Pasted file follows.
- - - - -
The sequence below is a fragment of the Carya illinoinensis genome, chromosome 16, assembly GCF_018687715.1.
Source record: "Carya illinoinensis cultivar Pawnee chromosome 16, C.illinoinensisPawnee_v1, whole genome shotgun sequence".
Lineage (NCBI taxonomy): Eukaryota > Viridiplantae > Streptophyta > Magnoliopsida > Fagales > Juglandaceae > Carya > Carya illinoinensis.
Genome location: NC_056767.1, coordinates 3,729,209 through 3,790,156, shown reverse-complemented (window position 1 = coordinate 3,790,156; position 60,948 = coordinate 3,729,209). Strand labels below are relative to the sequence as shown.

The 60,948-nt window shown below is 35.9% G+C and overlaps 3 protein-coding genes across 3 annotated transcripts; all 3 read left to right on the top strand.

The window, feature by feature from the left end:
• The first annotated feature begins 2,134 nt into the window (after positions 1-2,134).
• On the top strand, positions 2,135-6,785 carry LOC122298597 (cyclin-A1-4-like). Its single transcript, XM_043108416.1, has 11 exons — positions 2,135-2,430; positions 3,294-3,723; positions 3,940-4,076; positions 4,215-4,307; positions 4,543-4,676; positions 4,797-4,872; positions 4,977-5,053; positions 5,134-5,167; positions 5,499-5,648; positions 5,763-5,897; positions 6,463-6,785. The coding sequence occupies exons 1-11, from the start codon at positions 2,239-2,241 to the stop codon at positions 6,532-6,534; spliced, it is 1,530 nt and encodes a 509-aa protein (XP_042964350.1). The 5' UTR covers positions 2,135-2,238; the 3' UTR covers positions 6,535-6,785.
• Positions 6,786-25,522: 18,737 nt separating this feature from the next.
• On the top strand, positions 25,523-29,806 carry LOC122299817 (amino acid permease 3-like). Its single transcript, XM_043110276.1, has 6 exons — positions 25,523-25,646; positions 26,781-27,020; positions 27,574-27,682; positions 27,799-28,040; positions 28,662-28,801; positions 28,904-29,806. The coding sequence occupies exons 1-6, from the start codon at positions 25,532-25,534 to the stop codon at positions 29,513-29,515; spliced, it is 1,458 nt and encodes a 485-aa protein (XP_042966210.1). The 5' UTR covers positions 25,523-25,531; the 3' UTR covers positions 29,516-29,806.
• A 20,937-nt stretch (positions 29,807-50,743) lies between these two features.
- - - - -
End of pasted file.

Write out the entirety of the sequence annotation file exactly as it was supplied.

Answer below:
The sequence below is a fragment of the Carya illinoinensis genome, chromosome 16, assembly GCF_018687715.1.
Source record: "Carya illinoinensis cultivar Pawnee chromosome 16, C.illinoinensisPawnee_v1, whole genome shotgun sequence".
Lineage (NCBI taxonomy): Eukaryota > Viridiplantae > Streptophyta > Magnoliopsida > Fagales > Juglandaceae > Carya > Carya illinoinensis.
Genome location: NC_056767.1, coordinates 3,729,209 through 3,790,156, shown reverse-complemented (window position 1 = coordinate 3,790,156; position 60,948 = coordinate 3,729,209). Strand labels below are relative to the sequence as shown.

The 60,948-nt window shown below is 35.9% G+C and overlaps 3 protein-coding genes across 3 annotated transcripts; all 3 read left to right on the top strand.

The window, feature by feature from the left end:
• The first annotated feature begins 2,134 nt into the window (after positions 1-2,134).
• On the top strand, positions 2,135-6,785 carry LOC122298597 (cyclin-A1-4-like). Its single transcript, XM_043108416.1, has 11 exons — positions 2,135-2,430; positions 3,294-3,723; positions 3,940-4,076; positions 4,215-4,307; positions 4,543-4,676; positions 4,797-4,872; positions 4,977-5,053; positions 5,134-5,167; positions 5,499-5,648; positions 5,763-5,897; positions 6,463-6,785. The coding sequence occupies exons 1-11, from the start codon at positions 2,239-2,241 to the stop codon at positions 6,532-6,534; spliced, it is 1,530 nt and encodes a 509-aa protein (XP_042964350.1). The 5' UTR covers positions 2,135-2,238; the 3' UTR covers positions 6,535-6,785.
• Positions 6,786-25,522: 18,737 nt separating this feature from the next.
• On the top strand, positions 25,523-29,806 carry LOC122299817 (amino acid permease 3-like). Its single transcript, XM_043110276.1, has 6 exons — positions 25,523-25,646; positions 26,781-27,020; positions 27,574-27,682; positions 27,799-28,040; positions 28,662-28,801; positions 28,904-29,806. The coding sequence occupies exons 1-6, from the start codon at positions 25,532-25,534 to the stop codon at positions 29,513-29,515; spliced, it is 1,458 nt and encodes a 485-aa protein (XP_042966210.1). The 5' UTR covers positions 25,523-25,531; the 3' UTR covers positions 29,516-29,806.
• A 20,937-nt stretch (positions 29,807-50,743) lies between these two features.